1:32--Minority fronts: Evelyn says Kilpatrick and Ferguson were both very concerned about "minority fronts," companies that used minority businesses to score a contract, paid them a fee and actually did the work themselves.
"That's trickery, that's faking people out," Evelyn said.
1:27--Real concern: Evelyn stresses that, for one Ferguson competitor (DLZ) who was tossed from a bid, there was "real concern" that it was a company that was based out of state and didn't deserve to its Detroit-based status.
The feds have alleged, and at least one witness testified, that DLZ deserved its certification, which was ultimately pulled.
1:20--Contracts: Now Evelyn's switching gears to focus on the contracts at issue in the case. Grab a comfy seat...there are a lot.
1:15--Going back: Reminding jurors of testimony we heard way back in the Fall, Evelyn is focusing on the testimony of DPD Officer Michael Fountain, who said he was threatened by Bobby Ferguson when he wrote him tickets for environmental violations.
Fountain said that he was approached by Ferguson and two of Kilpatrick's bodyguards in court, who threatened him to dismiss the tickets.
"How plausible does that sound?" he asked incredulously.
1:13--Not a fan: "The government and the media have demonized…Mr. Kilpatrick and by extension, Mr. Ferguson," Evelyn said.
1:07--Drumbeat: Calling the lead-up to this case an "institutional drumbeat...begging you to prejudge in a way that I can't remember" in his 30 plus years as a lawyer, Evelyn urged the jury to resist the pressure they may feel to convict the defendants.
"It could easily seem difficult to be objective and do your duty as jurors, even if the right result is an unpopular result," he said.
He said doing the right thing is never easy, but it's vitally important. Evelyn held up a copy of John F. Kennedy's "Profiles in Courage," asking jurors to emulate the brave men written about in the book.
1:04--Evelyn's up: Bobby Ferguson's lead attorney Gerald Evelyn is up now. He's thanking the jury for their time, attention and patience.
"Each one of you has given up some things to be here," he said, stressing that the make-up of the jury represents the diversity of the region.
"We thank you for that."
12:55--Keeping in shape: As we prepare to get going again, I noticed Kwame Kilpatrick and Bobby Ferguson walking laps around the 8th floor here at the federal courthouse. Whether they're working off some calories or stress, they were in a good mood while they did it.
11:32--Lunch break: We're on a lunch break until 1PM. Stay with us. Bobby Ferguson's lawyer Gerald Evelyn is up next.
11:28--Not pure: Bernard Kilpatrick's "not a saint," his lawyer said, but he's also not guilty.
"You have to acquit him," he said.
Shea's closing argument is over.
11:14--Unfair? Sure: You can't throw someone in jail for being unfair. Maybe Kwame Kilpatrick may have favored Bernard Kilpatrick over other consultants, but Shea says: so what?
"Maybe it's unfair, but it's not illegal," he said.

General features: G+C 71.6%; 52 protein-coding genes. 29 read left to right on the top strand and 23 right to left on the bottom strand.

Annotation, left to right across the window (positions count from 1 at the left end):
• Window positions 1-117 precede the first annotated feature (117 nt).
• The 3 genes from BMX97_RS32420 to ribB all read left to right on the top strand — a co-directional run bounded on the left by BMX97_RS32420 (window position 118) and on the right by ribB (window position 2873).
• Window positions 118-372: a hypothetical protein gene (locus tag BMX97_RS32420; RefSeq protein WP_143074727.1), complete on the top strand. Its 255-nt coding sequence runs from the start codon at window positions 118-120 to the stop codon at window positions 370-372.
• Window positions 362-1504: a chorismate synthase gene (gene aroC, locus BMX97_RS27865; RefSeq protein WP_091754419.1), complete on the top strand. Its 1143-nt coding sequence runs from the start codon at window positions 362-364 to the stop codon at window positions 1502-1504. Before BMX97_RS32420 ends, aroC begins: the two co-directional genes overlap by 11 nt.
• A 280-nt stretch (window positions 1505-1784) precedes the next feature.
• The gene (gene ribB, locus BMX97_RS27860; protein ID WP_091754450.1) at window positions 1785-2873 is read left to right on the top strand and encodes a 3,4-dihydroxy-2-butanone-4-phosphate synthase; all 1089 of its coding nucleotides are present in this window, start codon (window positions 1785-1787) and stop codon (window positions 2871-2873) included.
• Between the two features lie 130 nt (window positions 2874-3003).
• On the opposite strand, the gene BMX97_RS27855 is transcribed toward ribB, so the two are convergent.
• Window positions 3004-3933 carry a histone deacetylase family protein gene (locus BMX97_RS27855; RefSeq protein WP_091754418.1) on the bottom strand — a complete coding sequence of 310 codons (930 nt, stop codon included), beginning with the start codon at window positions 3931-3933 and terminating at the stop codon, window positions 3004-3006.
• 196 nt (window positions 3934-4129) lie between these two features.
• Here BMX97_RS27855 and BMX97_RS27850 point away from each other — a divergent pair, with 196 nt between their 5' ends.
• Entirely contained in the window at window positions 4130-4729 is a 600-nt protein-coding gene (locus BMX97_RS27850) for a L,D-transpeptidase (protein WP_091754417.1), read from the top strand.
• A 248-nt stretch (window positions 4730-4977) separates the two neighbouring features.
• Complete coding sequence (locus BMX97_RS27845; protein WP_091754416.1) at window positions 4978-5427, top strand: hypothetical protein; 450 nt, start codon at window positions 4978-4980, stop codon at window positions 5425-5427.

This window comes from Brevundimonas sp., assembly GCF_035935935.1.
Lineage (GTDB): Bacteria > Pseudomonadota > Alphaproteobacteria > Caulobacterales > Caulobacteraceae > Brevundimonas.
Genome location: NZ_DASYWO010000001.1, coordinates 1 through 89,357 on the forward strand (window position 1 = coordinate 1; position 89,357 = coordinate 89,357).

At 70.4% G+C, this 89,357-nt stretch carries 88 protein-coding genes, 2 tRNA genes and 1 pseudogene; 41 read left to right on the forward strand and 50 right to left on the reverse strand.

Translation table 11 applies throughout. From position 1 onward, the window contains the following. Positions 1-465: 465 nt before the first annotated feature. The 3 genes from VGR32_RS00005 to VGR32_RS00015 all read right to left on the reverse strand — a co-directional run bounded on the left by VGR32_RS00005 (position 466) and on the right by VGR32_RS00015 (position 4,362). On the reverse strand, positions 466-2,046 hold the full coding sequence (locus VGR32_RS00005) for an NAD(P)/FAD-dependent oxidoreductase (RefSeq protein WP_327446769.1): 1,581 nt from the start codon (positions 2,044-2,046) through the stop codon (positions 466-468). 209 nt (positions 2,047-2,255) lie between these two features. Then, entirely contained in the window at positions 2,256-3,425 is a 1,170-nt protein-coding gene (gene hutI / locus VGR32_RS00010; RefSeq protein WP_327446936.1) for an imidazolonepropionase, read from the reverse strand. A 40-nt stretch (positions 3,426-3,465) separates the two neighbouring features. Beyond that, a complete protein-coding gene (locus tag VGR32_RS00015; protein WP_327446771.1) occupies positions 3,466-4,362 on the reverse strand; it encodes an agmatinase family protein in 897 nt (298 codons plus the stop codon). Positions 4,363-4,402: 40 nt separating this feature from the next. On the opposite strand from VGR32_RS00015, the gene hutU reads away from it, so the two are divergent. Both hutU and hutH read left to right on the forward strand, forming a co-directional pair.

11:10--Closing his closing: As Shea appears to be wrapping up, he told jurors this:
"Bernard Kilpatrick was doing legitimate work for legitimate clients and getting paid for it...or sometimes not getting paid for it."
11:03--Leverage: In an argument that Bobby Ferguson's lawyer's may not appreciate, Shea points out that there's no evidence showing Bernard Kilpatrick pushed his son to mess with any city contractor's licenses or permits (remember, texts show that Ferguson
did do this).
Shea's point is this: if Bernard wanted to use Kwame Kilpatrick to mess with vendors who didn't meet his demands, there's no evidence.
"Where are his efforts in leveraging his son's office?" Shea asked.
10:50--We're back: Shea's still going. There will be no chance for the jury to deliberate today because, according to Judge Nancy Edmunds, we won't get to the prosecution's rebuttal closing until tomorrow. So at least one more day, folks.
10:20--Short break: Stay with us.
10:14--Not extortion: One of the critical elements of convicting someone of extortion, Shea says, is showing someone "wrongfully used the fear of economic harm" to get something for themselves that they had no lawful claim to.
But Bernard Kilpatrick had a lawful claim to what James Rosendall had hired him to do, Shea says: to get Synagro the City of Detroit deal.
10:11--Muscling him out: Playing wiretaps to the jury again, Shea reminds the courtroom that James Rosendall (along with consultant Rayford Jackson) was trying to push Bernard Kilpatrick out of the Synagro deal.
10:08--Payments: Bernard Kilpatrick only received $10,000 from Rosendall for his work on the Synagro deal, Shea said. Of course, the government will probably dispute that (jet trips, Cristal champagne, etc.).
10:03--Could have, but didn't: Shea reminds jurors that Kwame Kilpatrick had "Special Administrator" powers over the city's water department. If he'd wanted to push the billion-dollar Synagro deal through (remember, this took many months and some wrangling on city council, including bribing Monica Conyers to get it done), Kilpatrick could have invoked his special powers to get it through. This would have paid Bernard Kilpatrick more quickly, and not leave the deal up in the air.
"But he didn't do that," Shea said.
"He let it go through the standard review process. It took years."
10:00--Rosendall: As his closing argument crosses the 60-minute mark, Shea is now addressing perhaps the government's most damaging witness against his client: Synagro Vice-President James Rosendall.